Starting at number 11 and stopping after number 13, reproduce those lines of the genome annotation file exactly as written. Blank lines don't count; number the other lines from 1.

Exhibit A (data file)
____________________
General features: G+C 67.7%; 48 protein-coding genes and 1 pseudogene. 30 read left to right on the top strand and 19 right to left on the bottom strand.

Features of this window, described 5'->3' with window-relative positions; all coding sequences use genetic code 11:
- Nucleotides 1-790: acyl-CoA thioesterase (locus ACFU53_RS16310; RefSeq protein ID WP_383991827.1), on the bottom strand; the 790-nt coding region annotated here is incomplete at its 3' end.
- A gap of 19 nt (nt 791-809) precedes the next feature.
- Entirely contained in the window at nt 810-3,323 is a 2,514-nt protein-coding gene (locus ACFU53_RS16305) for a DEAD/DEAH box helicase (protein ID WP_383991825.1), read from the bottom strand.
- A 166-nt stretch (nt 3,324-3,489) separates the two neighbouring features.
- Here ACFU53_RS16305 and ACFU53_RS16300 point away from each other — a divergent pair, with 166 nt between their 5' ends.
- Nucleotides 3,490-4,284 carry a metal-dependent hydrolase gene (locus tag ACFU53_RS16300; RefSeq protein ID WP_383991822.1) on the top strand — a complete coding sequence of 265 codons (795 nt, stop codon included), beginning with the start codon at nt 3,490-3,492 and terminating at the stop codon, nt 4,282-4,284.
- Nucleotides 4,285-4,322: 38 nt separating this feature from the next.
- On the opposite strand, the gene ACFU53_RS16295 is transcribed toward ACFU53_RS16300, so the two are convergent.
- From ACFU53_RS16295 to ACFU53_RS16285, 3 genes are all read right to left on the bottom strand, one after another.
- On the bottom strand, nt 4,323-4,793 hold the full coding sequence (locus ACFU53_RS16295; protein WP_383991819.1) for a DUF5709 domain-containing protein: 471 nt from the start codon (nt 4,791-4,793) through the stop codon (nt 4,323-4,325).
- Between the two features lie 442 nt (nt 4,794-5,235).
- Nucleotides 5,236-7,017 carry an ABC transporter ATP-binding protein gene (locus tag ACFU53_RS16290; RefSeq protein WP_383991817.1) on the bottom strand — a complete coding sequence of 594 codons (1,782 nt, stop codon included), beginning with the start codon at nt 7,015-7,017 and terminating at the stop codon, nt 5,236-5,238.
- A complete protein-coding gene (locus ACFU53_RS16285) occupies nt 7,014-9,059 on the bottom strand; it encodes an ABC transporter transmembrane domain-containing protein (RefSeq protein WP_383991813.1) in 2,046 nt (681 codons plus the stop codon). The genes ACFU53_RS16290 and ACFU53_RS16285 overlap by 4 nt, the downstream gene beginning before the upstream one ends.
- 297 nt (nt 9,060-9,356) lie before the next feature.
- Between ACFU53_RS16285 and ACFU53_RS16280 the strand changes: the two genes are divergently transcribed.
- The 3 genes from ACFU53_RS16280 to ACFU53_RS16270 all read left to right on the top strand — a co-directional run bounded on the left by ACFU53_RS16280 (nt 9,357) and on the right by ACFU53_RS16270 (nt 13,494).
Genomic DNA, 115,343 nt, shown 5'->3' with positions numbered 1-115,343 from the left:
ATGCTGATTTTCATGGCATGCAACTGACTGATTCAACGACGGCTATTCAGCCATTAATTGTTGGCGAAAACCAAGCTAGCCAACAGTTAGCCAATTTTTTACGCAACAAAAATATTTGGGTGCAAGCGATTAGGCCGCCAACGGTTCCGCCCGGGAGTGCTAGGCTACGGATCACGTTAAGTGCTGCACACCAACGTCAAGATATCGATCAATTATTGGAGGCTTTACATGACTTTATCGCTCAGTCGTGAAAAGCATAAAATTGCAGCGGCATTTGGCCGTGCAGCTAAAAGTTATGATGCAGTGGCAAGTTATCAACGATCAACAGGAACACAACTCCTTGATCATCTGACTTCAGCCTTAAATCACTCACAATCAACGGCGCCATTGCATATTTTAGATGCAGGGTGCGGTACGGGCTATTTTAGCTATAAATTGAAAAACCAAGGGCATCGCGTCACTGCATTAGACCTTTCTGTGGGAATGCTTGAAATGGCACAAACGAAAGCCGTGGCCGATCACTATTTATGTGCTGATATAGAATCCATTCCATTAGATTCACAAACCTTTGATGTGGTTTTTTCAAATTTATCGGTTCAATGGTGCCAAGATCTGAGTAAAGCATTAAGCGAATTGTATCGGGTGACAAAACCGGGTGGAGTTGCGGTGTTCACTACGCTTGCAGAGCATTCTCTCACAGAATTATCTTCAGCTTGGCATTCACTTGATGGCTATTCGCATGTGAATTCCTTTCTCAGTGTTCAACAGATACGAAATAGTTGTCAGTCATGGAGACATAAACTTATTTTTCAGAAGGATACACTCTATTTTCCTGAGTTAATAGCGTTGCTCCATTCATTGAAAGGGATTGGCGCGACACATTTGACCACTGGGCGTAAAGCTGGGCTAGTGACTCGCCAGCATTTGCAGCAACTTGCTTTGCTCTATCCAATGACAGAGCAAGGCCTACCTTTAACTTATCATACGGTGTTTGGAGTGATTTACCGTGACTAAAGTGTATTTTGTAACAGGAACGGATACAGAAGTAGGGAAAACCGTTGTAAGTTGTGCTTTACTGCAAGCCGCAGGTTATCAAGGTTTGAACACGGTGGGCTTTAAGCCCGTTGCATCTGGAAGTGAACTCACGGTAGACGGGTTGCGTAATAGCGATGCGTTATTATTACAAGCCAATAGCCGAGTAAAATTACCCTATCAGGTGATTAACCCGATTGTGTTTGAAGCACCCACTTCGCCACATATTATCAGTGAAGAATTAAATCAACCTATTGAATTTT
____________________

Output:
- From ACFU53_RS16295 to ACFU53_RS16285, 3 genes are all read right to left on the bottom strand, one after another.
- On the bottom strand, nt 4,323-4,793 hold the full coding sequence (locus ACFU53_RS16295; protein WP_383991819.1) for a DUF5709 domain-containing protein: 471 nt from the start codon (nt 4,791-4,793) through the stop codon (nt 4,323-4,325).
- Between the two features lie 442 nt (nt 4,794-5,235).